The Boyne Valley is full of great walks and trails to explore and discover as well as lots of delicious food and drink so we think combining the two will make for a fantastic visit to the Boyne Valley. While you are in the Boyne Valley make sure to watch out for delicious local food and drink, you can find a full list of all the Boyne Valley Flavour’s producer HERE. Watch out for them in restaurants, bars and retail outlets during your stay.
This is a 5 day itinerary although obviously you can amend it to your needs.
The first stop on your adventure in the Boyne Valley is the historic town of Trim- this fantastic town trail breathes life into the historical significance of Trim.
Start at the Visitor Centre and follow the historical signs to learn about Trim and its history. Weaving around the streets of the medieval town you will see the old town gates, the remains of the old leper hospital, the Tomb of the Jealous Man and Woman. One of the more curious stops along the way will be Echo Gate where you can enjoy the crystal clear echo of whatever you shout.
Once you have completed the mornings walk head for Harvest Home Bakery for a delicious fresh lunch or get it to take out and enjoy in Trim Castle grounds along the banks of the river Boyne.
After lunch enjoy the Trim Castle River Walk. This tranquil river walk commences at Trim Castle and finishes at the ruins of the 13th century town of Newtown, providing a glimpse of life in Trim in the Middle Ages. From the interpretative panels, learn more about the medieval town; life in the porchfields; medieval past-times; farming and forestry. Once you reach Newtown, retrace your steps back to the Castle.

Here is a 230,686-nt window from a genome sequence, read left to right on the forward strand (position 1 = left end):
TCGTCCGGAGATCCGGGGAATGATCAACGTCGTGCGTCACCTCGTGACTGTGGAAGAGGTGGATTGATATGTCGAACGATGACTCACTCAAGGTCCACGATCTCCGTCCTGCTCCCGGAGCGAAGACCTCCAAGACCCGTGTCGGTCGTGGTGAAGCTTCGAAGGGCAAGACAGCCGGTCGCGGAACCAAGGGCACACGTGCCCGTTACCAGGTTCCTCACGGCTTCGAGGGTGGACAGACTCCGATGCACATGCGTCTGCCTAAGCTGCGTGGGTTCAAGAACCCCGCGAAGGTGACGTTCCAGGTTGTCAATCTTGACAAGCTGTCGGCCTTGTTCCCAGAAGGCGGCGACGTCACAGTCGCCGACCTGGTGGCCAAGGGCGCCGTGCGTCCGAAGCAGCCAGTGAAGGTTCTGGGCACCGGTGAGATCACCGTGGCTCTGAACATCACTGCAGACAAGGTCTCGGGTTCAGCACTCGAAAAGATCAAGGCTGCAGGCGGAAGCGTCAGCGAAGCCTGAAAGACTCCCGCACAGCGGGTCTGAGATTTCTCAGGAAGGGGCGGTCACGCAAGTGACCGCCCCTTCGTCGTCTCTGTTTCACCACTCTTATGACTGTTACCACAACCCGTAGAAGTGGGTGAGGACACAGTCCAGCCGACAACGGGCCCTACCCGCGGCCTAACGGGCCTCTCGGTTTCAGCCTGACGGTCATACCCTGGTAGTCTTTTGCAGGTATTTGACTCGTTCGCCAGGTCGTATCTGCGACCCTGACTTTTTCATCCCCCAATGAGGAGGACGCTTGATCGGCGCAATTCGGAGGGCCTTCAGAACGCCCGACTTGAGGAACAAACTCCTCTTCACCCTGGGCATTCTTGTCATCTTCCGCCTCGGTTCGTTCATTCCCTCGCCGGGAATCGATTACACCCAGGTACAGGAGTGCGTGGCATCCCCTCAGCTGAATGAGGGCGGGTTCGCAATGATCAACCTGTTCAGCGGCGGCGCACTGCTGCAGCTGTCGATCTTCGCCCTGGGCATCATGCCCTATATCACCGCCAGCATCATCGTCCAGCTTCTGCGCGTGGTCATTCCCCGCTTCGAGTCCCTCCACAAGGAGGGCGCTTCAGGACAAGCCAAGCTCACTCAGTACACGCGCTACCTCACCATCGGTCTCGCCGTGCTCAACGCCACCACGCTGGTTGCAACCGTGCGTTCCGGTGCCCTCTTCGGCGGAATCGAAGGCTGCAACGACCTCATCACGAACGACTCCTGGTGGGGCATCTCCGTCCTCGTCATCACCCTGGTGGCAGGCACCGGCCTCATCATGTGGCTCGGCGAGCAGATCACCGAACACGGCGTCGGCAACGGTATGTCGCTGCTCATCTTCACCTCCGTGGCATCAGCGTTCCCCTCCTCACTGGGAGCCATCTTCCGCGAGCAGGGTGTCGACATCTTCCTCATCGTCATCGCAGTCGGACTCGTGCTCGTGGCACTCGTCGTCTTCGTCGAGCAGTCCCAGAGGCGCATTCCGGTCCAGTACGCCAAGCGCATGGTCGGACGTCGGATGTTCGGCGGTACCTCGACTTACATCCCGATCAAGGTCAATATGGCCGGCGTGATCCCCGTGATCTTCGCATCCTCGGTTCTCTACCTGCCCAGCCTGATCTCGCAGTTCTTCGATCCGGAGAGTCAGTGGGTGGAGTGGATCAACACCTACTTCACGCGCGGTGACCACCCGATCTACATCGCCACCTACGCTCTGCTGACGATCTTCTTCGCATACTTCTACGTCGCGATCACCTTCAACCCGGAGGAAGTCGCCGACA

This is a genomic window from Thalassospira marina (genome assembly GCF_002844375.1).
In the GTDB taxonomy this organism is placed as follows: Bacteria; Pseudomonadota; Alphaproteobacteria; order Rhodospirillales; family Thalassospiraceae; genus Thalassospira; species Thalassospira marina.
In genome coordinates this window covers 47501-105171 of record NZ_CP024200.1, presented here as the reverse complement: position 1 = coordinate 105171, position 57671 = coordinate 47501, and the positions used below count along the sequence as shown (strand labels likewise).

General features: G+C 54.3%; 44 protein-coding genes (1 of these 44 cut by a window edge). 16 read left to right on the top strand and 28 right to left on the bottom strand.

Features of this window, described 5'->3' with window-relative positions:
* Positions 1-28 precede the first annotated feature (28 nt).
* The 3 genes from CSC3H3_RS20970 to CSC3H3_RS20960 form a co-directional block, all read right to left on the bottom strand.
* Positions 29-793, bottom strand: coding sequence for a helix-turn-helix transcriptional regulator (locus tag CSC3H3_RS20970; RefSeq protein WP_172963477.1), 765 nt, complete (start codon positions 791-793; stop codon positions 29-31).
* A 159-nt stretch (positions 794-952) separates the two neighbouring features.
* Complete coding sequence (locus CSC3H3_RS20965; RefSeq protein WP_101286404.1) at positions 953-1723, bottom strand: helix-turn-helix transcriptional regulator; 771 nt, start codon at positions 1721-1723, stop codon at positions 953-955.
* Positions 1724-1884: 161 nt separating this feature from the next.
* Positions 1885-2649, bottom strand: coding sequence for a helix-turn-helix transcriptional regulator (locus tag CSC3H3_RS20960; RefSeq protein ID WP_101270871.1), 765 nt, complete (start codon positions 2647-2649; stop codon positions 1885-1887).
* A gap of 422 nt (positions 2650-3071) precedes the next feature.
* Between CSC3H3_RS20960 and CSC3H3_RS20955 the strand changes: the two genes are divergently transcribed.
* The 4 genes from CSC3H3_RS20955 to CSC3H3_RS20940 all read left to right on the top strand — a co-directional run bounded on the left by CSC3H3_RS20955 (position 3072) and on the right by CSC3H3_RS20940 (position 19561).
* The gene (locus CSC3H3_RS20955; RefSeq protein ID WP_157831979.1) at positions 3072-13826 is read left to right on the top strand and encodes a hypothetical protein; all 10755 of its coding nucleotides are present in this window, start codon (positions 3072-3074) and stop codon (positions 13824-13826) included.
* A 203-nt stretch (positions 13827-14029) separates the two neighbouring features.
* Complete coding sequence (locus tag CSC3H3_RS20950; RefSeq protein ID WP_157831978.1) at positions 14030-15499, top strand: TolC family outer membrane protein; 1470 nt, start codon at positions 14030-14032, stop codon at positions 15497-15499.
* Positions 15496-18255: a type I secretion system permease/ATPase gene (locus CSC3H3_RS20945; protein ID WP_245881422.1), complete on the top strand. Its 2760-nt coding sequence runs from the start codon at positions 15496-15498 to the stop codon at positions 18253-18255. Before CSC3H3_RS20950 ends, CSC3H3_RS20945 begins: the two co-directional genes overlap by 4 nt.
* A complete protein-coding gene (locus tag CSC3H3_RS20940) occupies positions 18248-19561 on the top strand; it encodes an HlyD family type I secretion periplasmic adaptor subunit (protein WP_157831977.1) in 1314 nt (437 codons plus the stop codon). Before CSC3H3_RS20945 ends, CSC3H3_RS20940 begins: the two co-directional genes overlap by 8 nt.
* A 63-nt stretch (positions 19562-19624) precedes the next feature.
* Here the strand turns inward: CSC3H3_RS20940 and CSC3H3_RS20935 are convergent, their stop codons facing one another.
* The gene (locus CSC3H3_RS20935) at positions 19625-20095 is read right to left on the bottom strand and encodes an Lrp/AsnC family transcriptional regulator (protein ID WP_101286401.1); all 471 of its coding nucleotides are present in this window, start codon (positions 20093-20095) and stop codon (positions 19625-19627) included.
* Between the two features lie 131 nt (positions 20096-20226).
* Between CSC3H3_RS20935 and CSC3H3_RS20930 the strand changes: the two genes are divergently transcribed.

The Trim Castle River Walk takes approximately 30 minutes along well marked pathways.
The Castle Arch Hotel in the heart of Trim is the perfect base to relax and enjoy dinner and a good nights sleep after your day exploring Trim.
Day 2 will take you to the heritage town of Kells where you will be spoiled for choice with the various walks and trails.
Kells Walk About- Discover all the history and heritage of Kells on this guided tour offered complimentary from volunteers, please contact email@example.com to arrange a tour or pop into the Tourist Office and pick up a map and take in the various historical sites throughout the town.
For lunch head for the Headfort Arms Hotel for a relaxed lunch before heading out again towards Girley Bog which is just a few minutes outside of Kells.
Kells Girley Bog Eco Walk is a 3.5 miles/ 5.6 km waymarked National Loop. It covers a varying landscape of forest and bogland. The terrain is flat and uneven and walking boots are recommended. The first section of this looped walk takes you through a tranquil Coillte forest, where there is a coniferous forestry plantation located on high bog.
After this section, you will follow a forest track before entering Girley Bog, one of the few remaining raised bogs in County Meath. Girley Bog is a site of considerable conservation significance, as it comprises of a raised bog, a rare habitat in the E.U. and one that is becoming increasingly scarce and under threat in Ireland. There is a wonderful variety of birdlife, plant and animal life and this is displayed through a number of interpretive panels along the walk. Listen out for the birdsong as you walk. The loop finishes with a walk along further country lanes before tracing your steps back to the carpark.